Who Uses LibreOffice?
Users that work online.
What Is LibreOffice?
App that allows you to create, edit and view any Microsoft Word document, Excel spreadsheet and Powerpoint file.
LibreOffice Pricing Overview
LibreOffice starts at US$0.01. LibreOffice has a free version and offers free trial. See additional pricing details for LibreOffice below.
Showing 5 of 875 reviews
Reviewed on 3/11/2017
I have been using LibreOffice since 2010, and OpenOffice since 2003. Excellent.
LibreOffice forked from OpenOffice in 2010 and has since become the premier open source office suite.
It has many pros:
-- open source license and thus is free. Most importantly, it is created by a community of developers who believe good quality software should be available to everyone, not just those who can afford it. Most of the world's population cannot afford a license of MS Word, nor do they have access to the internet. Open source software ensures that disadvantaged populations have better access to good software. Additionally, the open standards used by LibreOffice ensure that user's data will remain accessible and not locked into a proprietary format from which it cannot be extracted. - standard menu. LibreOffice has smartly chosen to continue using standard menus rather than "ribbon menus" which many people find confusing because they change based on the task being performed. Few studies have proven that ribbon menus offer any productivity advantage whatsoever. - easy to use. All of the features of LibreOffice are quite easy to use and plenty of third-party documentation and tutorials exist online. - rapid development. New versions of LibreOffice are released every six months. - LibreOffice has plugins for use with Zotero, an open source reference manager. This makes it an indepsensibe tool for university students and researchers.
Cons: - because it is under rapid development, the "FRESH" releases of LibreOffice sometimes crash. The "STABLE" version is, well, more stable, but I've still had it crash or freeze on me, although its unusual and no more often than MS Word crashes. - While LibreOffice can open and create MS Word documents, sometimes the formatting is not exactly the same.
Reviewed on 11/02/2020
Great for a free alternative to MS Office
Comments: Pretty happy with it overall.... If you need a simple word processor or spreadsheet app like 90% of users, it was great.... Also has advanced function and features for the rest. Kind of a hassle when it made itself default app for many document types that had to be reset when I also upgraded to MS Office 365 when i bought a new laptop.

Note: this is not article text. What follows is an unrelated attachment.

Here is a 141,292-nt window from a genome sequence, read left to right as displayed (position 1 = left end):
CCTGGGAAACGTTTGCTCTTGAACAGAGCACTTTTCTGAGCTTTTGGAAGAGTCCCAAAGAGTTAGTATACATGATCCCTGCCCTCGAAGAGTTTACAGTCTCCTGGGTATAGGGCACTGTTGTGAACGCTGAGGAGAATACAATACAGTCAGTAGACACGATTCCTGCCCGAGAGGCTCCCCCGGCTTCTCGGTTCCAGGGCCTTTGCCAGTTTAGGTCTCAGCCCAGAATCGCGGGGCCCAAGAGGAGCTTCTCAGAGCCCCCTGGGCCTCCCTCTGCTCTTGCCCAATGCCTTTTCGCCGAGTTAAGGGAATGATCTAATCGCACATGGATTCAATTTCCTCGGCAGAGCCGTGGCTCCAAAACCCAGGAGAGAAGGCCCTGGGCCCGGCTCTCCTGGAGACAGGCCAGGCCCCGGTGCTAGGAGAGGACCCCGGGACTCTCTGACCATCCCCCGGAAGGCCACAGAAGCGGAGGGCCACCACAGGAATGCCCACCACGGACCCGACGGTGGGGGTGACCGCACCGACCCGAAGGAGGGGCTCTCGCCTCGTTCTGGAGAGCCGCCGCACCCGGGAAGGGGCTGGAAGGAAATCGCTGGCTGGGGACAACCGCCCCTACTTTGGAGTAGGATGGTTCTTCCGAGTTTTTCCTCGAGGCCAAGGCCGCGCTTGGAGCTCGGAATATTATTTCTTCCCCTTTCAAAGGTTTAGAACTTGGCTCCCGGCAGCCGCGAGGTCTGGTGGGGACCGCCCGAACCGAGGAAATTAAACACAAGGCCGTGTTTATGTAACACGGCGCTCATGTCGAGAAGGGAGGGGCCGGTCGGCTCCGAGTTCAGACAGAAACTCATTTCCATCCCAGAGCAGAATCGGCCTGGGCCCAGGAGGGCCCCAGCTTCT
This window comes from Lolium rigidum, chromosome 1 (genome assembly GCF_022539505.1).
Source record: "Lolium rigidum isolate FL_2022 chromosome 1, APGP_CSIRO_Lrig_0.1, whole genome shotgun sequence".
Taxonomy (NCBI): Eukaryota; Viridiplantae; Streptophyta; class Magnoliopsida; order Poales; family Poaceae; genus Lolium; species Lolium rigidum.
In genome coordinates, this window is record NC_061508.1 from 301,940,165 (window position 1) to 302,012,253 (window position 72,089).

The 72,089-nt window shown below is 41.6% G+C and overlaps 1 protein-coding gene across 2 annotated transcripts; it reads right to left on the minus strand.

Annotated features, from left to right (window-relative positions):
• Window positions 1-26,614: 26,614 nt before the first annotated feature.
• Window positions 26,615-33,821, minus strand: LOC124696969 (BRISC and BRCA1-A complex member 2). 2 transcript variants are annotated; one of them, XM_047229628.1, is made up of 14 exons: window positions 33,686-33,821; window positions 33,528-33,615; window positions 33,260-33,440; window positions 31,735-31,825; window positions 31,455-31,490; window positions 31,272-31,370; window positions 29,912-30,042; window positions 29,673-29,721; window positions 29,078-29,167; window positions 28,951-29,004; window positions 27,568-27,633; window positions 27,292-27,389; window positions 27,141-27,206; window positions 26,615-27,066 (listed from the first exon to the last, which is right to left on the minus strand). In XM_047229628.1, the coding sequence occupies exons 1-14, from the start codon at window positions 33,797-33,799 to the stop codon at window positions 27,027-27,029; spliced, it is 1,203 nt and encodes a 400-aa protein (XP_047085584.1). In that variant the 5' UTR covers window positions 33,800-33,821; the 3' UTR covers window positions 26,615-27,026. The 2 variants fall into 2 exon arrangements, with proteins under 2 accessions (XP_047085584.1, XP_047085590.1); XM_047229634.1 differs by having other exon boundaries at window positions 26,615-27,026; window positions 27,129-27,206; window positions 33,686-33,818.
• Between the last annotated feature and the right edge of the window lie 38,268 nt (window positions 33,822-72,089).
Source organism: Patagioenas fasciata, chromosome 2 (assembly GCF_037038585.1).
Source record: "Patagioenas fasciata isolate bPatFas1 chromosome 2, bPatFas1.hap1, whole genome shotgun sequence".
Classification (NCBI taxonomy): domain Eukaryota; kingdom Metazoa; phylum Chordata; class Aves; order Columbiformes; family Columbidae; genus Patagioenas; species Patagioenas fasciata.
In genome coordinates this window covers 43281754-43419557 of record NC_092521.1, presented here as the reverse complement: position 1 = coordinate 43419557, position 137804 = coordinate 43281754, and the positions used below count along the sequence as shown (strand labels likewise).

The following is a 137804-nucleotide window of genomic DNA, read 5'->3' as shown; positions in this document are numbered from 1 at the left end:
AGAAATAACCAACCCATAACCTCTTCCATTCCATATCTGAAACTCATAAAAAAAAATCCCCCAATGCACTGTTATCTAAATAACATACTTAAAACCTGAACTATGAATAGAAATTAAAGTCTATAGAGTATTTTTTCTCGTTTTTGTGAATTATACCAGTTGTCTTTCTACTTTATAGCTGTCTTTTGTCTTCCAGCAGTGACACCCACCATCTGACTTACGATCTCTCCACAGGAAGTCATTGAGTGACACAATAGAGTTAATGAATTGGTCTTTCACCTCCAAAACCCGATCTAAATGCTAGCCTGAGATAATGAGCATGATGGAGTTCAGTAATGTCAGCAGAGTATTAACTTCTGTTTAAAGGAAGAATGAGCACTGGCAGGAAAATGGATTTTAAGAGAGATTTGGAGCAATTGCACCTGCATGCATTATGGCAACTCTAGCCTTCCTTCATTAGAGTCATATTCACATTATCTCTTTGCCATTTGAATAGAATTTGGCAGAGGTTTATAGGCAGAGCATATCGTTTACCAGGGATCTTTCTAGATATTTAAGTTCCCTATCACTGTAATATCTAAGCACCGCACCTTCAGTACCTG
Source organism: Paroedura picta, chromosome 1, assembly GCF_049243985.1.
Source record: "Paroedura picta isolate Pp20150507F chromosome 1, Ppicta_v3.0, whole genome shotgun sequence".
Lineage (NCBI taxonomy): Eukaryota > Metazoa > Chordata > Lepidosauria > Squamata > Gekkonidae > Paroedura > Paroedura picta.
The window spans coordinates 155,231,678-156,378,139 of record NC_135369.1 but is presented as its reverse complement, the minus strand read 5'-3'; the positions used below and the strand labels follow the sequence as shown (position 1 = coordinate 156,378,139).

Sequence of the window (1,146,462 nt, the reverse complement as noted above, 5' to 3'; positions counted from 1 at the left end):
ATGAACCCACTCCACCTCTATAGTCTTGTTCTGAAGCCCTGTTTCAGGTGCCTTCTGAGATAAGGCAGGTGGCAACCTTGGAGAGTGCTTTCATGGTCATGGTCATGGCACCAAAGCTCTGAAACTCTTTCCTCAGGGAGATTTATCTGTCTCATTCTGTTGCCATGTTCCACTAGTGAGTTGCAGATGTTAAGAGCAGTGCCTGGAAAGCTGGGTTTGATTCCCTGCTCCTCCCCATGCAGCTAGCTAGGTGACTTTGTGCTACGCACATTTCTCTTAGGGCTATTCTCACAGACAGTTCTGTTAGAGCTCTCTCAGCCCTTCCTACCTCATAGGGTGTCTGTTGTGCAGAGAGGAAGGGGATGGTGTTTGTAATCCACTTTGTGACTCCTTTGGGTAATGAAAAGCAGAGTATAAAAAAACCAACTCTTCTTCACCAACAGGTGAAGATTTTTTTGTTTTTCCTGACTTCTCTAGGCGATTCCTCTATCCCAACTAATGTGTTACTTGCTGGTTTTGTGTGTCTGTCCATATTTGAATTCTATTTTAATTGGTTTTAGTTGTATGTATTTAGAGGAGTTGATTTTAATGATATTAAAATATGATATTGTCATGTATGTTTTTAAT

Pros: Ability to have a many-featured word proccessor and full function spreadsheet app for no cost. Had no problems installing or with documents compatibility between other MS apps.
Cons: It was sometimes hard to find the feature or function that I wanted to use because it was not located where I "expected" to find it. This became less of an issue after using Libre for several weeks and taking the time to figure out where everything was found. To be fair, this happens on almost any new software version like when MS introduced the "ribbon" and you had to learn all over again how it works.
Reviewed on 20/10/2019
Does most things. Does them easily. Does them for free.
Comments: I have used LibreOffice for years in tandem with Microsoft Office -- largely to do work on personal systems that did not have Microsoft Office licenses. Keeping the limitations of LibreOffice and it's compatibility with Microsoft Office in mind, I have run into few issues using it in this capacity. In many ways, I prefer the more traditional outlook of LibreOffice to Microsoft Office; while Microsoft is switching its software to primarily using cloud-based saving, LibreOffice does not make the maddening assumption that the user will never want to store a file on the local system. And as LibreOffice is regularly updated, I am certain that it will continue to get better, rather than more annoying to use.